Say goodbye to the strong digital growth rates. A Billboard analysis of 2009 SoundScan data shows a digital slowdown has arrived. In terms percentage and unit change, digital sales growth slowed immensely last year after three years of steady gains.

While SoundScan considers 2009 to have 53 weeks, previous years obviously had 52 weeks. For comparative purposes, we can look at year-to-date numbers through the week ending December 27. The year-end numbers will be released today.

As the graph below shows, annual changes in digital album and track sales have fallen sharply in the last two years. In other words, there are fewer additional tracks and digital albums purchased each year. To be sure, the changes are positive, not negative. But growth is disappearing. From 2006 to 2008, annual sales of digital tracks rose between 225 million and 229 million units. In 2009, unit growth fell to 90 million. A similar but less drastic trend is seen in sales of digital albums. From 2006 to 2008, digital albums grew between 15.7 million and 17.5 million units per year. In 2009, digital album sales gained only 10.4 million.

With ringtone sales falling and ad-supported revenues far below expectations, growth in download sales had been the one bright spot for the record industry. Now, growth has slowed to a crawl and, barring an immensely successful new product or service, could plateau by 2011. As I noted in September, digital revenue growth has been slowing lately. “Since new music stores and services get so much attention,” I wrote, “digital is seen as the bright spot in the music business. But digital is not just maturing, it may be getting stuck in a rut.”

There were a number of signs that digital gains had slowed. The summer of 2009 was softer than previous summers; ringtone sales had fallen 23% through the end of August compared to the same period in 2008. The high growth of digital tracks had disappeared.

Take note of two important trends regarding track sales:

First, in the 52-week period ending December 27, track sales were only 8% higher than the same period in 2008. That 8% increase follows annual growth rates of 26.7% in 2008, 45.1% in 2007 and 65% in 2006. Since track sales account for most of the tracks sold online (they generate more revenue than digital albums), changes in demand for tracks carry serious implications. And as already explained, absolute gains are falling as well. Only 80 million additional tracks were sold in 2009. That gained revenue is a far cry from the revenue lost when 64 million fewer CDs sold last year.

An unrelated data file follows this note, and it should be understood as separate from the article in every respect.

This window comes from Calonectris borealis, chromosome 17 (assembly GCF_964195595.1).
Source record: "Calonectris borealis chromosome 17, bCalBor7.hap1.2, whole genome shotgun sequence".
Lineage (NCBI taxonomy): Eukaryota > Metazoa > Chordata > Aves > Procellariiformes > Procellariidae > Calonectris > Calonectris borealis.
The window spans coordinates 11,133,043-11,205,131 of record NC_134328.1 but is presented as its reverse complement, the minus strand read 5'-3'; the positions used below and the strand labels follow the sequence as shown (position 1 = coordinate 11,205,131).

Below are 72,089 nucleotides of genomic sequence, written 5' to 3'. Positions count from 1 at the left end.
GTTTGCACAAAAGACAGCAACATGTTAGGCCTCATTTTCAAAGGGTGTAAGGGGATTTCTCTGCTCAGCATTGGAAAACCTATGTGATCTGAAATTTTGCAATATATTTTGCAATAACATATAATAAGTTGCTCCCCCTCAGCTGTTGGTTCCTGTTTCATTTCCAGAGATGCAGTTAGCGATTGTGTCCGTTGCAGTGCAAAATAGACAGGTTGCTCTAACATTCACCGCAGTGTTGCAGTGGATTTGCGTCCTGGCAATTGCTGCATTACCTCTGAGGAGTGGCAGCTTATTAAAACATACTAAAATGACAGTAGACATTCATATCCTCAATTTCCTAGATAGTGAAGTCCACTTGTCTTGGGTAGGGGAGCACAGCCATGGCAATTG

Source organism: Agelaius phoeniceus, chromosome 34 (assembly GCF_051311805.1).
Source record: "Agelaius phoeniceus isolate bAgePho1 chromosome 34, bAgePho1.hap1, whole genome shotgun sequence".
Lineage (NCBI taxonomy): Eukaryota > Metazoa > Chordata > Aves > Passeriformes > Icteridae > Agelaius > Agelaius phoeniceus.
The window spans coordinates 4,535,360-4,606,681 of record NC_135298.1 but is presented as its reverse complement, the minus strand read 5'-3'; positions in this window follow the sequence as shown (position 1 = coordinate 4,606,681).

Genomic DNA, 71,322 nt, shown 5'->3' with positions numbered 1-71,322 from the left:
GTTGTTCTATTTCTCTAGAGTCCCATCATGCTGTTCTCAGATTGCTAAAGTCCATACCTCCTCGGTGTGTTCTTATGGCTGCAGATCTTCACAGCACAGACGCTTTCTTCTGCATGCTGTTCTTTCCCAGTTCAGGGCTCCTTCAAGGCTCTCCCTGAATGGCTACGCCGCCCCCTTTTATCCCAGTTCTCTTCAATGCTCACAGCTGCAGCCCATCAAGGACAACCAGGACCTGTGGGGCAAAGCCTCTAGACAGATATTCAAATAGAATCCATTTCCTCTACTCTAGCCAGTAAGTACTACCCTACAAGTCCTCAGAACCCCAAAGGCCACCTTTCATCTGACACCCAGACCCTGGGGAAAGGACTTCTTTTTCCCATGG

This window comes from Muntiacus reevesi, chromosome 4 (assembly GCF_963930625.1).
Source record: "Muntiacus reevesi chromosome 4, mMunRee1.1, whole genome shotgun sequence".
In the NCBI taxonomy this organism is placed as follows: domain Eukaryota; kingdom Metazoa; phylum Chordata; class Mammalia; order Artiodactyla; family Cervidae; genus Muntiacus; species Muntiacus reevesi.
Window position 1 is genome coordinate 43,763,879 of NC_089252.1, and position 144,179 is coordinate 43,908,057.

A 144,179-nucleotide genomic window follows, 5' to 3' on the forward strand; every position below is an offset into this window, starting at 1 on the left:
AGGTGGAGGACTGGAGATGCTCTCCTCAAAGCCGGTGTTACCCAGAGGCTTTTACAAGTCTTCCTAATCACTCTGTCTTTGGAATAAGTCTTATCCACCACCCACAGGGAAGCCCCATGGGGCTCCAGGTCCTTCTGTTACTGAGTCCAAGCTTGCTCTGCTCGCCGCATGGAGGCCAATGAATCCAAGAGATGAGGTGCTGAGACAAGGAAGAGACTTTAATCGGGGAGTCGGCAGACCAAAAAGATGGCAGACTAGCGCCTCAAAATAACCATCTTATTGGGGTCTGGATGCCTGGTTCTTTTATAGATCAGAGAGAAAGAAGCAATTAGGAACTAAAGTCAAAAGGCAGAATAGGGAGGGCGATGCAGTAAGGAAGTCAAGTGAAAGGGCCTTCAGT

Second, digital sales really slowed down in December. Combined tracks from sales of individual tracks and digital albums (using 12 tracks per album for calculations) were up only 0.4% in the first four weeks of December. Slight gains in digital albums were canceled out by losses in digital tracks. Track sales were down 3.8% during the period. Sales in Christmas week 2009 were 6% lower than Christmas week 2008 and only 4% higher than Christmas week 2007. Year-over-year track sales were down 6% the week before Christmas as well. Digital albums had a better, albeit lackluster, first four weeks of December. Unit sales during the period rose 6% and Christmas week sales were 7% higher than the previous year.

Sales increases in the Christmas and early year periods are functions of gift cards and new hardware ownership. One of the two could be behind the sales drop. As I wrote in October, the strong link between download sales growth and new hardware ownership appeared to be over. As millions of new iPhones and iPod touches were being sold, download sales – of which Apple accounts for a vast majority – were flattening out. In addition, I have frequently warned of the potential harm to downloads that can be done by new music services. There are many free and cheap options to buying music. It makes sense that download sales could suffer as a result.

One important caveat is prices carried by hit tracks. The $1.29 price tag carried by hit songs at iTunes is one reason track sales are down. However, the combination of the price increase and the slight resulting slight drop in sales has meant total revenue from these hits has increased. Even so, track sales have slowed since prices rose in early May. There is more behind the sales slowdown than higher prices.